As I have given various people already individually the formulas needed to calculate how much bandwidth is required I figured I would share this as well. If you are doing a stretched VSAN design you will want to read this excellent paper by Jase McCarty. This paper describes the bandwidth requirements between the “data sites” and from the data sites to the “witness site”. It provides the formula needed, and it will show you that the “general guidelines” provided during launch were relatively conservative. In many cases especially the the connection to the witness location can be low bandwidth. Just have a read when you are designing a stretched VSAN and do the math.
When we announced Virtual SAN 2-node ROBO configurations at VMworld we received a lot of great feedback and responses. A lot of people asked if SMP-FT was supported in that configuration. Apparently many of the customers using ROBO still have legacy applications which can use some form of extra protection against a host failure etc. The Virtual SAN team had not anticipated this and had not tested this explicit scenario unfortunately so our response had to be: not supported today.
We took the feedback to the engineering and QA team and these guys managed to do full end-to-end tests for SMP-FT on 2-node Virtual SAN ROBO configurations. Proud to announce that as of today this is now fully supported with Virtual SAN 6.1! I want to point out that still all SMP-FT requirements do apply, which means 10GbE for SMPT-FT! Nevertheless, if you have the need to provide that extra level of availability for certain workloads, now you can!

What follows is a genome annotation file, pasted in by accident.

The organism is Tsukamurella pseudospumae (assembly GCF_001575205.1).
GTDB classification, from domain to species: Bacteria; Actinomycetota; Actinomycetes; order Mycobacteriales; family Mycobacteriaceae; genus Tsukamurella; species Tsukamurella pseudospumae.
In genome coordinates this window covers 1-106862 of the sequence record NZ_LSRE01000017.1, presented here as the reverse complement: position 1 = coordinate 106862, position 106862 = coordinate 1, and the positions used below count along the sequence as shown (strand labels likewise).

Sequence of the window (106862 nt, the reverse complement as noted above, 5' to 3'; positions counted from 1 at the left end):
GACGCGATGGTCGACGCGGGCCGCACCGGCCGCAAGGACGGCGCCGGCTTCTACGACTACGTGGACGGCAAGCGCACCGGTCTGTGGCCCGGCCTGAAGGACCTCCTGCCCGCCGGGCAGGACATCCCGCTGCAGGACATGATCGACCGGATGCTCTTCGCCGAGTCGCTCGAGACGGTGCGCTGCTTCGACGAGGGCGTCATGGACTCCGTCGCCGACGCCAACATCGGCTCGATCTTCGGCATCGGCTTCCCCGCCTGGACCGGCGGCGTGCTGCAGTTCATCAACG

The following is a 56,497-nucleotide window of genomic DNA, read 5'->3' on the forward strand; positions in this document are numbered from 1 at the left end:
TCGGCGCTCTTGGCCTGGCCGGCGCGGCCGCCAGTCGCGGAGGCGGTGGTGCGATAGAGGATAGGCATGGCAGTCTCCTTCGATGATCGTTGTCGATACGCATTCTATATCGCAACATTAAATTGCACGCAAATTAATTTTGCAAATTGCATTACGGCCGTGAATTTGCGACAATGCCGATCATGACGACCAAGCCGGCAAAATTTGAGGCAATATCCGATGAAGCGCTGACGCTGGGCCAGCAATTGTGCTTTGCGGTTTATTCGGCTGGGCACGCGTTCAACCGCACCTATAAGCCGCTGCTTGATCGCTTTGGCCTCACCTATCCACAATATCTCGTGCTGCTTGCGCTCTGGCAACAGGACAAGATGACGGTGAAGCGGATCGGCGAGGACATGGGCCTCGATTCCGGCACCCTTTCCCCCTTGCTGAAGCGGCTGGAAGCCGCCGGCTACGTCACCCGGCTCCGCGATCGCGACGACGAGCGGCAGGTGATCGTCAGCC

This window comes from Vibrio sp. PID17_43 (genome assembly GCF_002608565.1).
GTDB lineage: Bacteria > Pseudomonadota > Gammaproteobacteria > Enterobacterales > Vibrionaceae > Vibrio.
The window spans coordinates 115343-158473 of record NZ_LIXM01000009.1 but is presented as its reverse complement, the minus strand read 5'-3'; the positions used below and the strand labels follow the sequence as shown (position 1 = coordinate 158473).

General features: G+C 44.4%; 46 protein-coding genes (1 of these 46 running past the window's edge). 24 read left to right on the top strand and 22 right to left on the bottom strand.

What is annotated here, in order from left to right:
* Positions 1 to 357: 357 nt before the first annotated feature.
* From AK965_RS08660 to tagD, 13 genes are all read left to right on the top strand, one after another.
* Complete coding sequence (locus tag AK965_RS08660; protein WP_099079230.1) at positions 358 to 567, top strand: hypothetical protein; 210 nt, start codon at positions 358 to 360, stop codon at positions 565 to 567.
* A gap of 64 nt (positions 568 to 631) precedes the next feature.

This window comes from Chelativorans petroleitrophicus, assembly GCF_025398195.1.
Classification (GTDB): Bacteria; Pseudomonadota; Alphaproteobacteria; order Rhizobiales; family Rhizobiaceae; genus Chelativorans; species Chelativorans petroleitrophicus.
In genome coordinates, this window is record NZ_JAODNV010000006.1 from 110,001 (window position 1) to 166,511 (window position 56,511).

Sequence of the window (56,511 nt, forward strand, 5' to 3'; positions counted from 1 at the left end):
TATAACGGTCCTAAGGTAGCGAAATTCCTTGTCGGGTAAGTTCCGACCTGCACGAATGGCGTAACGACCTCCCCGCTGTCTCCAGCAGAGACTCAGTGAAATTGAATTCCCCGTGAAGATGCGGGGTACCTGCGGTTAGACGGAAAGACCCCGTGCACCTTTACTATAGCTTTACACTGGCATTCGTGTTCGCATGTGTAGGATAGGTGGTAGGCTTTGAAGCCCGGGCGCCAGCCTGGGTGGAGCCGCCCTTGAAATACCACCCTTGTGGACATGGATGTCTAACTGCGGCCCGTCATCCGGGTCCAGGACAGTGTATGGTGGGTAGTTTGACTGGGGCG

In 2013 I wrote an article about the minimum number of hosts for Virtual SAN. Since then this post has started living its own life. Somehow people have misunderstood my post and used/abused it in many shapes and forms. When I look at the size of a traditional cluster (non-VSAN) the minimum size is 2. From an availability perspective I ask myself what is the risk I am willing to take. What does that mean?
In a previous life I did many projects for SMB customers. My SMB customers typically had somewhat in the range of 2-5 hosts. With the majority having 2-3. In many cases those having 2-3 hosts were running roughly a similar number of virtual machines. The difference between the two situations “2 hosts” versus “3 hosts” was whether during times of maintenance (upgrading / updating) or failure if the ability to restart the virtual machine after a secondary failure. Many customers decided to go with 2 node clusters. Key reason for it being price vs risk. At normal operations risk is low, but the price of an additional host was relatively high.
Now compare this to Virtual SAN and you will see the same applies. With Virtual SAN we have a minimum of 3 hosts, well in a ROBO configuration you can have 2 with an external witness. This means that from a support perspective the bare minimum of dedicated physical hosts required for VSAN is 2. There you go, 2 is the bare minimum for ROBO. For non-ROBO 3 is the minimum. Fully supported, offers all functionality and similar to 4 hosts.
Is having an extra host a good plan? Yes of course it is. HA / DRS / VSAN (and any other scale-out storage solution for that matter) will benefit from more hosts. You as a customer need to ask yourself what the risk is, and if the cost is justifiable.
PS1: A question just came in, want to make that it is clear. Even in a 2-host ROBO configuration you can do maintenance! A single copy of the data and the witness remains available and will have quorum.
PS2: No, you cannot host your “witness” VM on the VSAN cluster itself, this is not supported as the witness is the quorom for the cluster and it should be outside of the cluster to provide certainty of the state in the case of a failure.